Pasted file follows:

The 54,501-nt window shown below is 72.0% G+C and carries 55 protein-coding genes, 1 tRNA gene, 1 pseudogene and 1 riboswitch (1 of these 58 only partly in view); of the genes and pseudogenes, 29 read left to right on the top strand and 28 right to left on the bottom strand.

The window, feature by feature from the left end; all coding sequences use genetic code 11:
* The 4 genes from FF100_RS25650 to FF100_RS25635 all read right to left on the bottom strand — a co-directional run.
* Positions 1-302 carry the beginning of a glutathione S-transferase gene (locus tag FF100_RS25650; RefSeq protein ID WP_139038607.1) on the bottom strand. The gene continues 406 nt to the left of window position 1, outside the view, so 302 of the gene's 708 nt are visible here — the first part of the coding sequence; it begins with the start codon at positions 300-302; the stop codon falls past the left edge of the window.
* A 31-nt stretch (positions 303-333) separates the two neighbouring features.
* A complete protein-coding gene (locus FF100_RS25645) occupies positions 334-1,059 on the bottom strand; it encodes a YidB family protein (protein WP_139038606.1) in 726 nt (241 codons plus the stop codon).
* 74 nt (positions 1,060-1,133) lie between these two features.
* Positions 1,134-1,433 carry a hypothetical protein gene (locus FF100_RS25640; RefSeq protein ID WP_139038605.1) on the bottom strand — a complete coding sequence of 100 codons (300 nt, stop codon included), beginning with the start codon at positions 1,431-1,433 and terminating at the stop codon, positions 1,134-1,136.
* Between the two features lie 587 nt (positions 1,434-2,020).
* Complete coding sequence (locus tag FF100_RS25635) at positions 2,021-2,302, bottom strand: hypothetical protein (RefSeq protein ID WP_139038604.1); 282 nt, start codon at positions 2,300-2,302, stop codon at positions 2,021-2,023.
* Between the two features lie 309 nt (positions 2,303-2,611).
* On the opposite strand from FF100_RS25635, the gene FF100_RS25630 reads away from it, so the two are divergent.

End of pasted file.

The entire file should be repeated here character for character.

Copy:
The 54,501-nt window shown below is 72.0% G+C and carries 55 protein-coding genes, 1 tRNA gene, 1 pseudogene and 1 riboswitch (1 of these 58 only partly in view); of the genes and pseudogenes, 29 read left to right on the top strand and 28 right to left on the bottom strand.

The window, feature by feature from the left end; all coding sequences use genetic code 11:
* The 4 genes from FF100_RS25650 to FF100_RS25635 all read right to left on the bottom strand — a co-directional run.
* Positions 1-302 carry the beginning of a glutathione S-transferase gene (locus tag FF100_RS25650; RefSeq protein ID WP_139038607.1) on the bottom strand. The gene continues 406 nt to the left of window position 1, outside the view, so 302 of the gene's 708 nt are visible here — the first part of the coding sequence; it begins with the start codon at positions 300-302; the stop codon falls past the left edge of the window.
* A 31-nt stretch (positions 303-333) separates the two neighbouring features.
* A complete protein-coding gene (locus FF100_RS25645) occupies positions 334-1,059 on the bottom strand; it encodes a YidB family protein (protein WP_139038606.1) in 726 nt (241 codons plus the stop codon).
* 74 nt (positions 1,060-1,133) lie between these two features.
* Positions 1,134-1,433 carry a hypothetical protein gene (locus FF100_RS25640; RefSeq protein ID WP_139038605.1) on the bottom strand — a complete coding sequence of 100 codons (300 nt, stop codon included), beginning with the start codon at positions 1,431-1,433 and terminating at the stop codon, positions 1,134-1,136.
* Between the two features lie 587 nt (positions 1,434-2,020).
* Complete coding sequence (locus tag FF100_RS25635) at positions 2,021-2,302, bottom strand: hypothetical protein (RefSeq protein ID WP_139038604.1); 282 nt, start codon at positions 2,300-2,302, stop codon at positions 2,021-2,023.
* Between the two features lie 309 nt (positions 2,303-2,611).
* On the opposite strand from FF100_RS25635, the gene FF100_RS25630 reads away from it, so the two are divergent.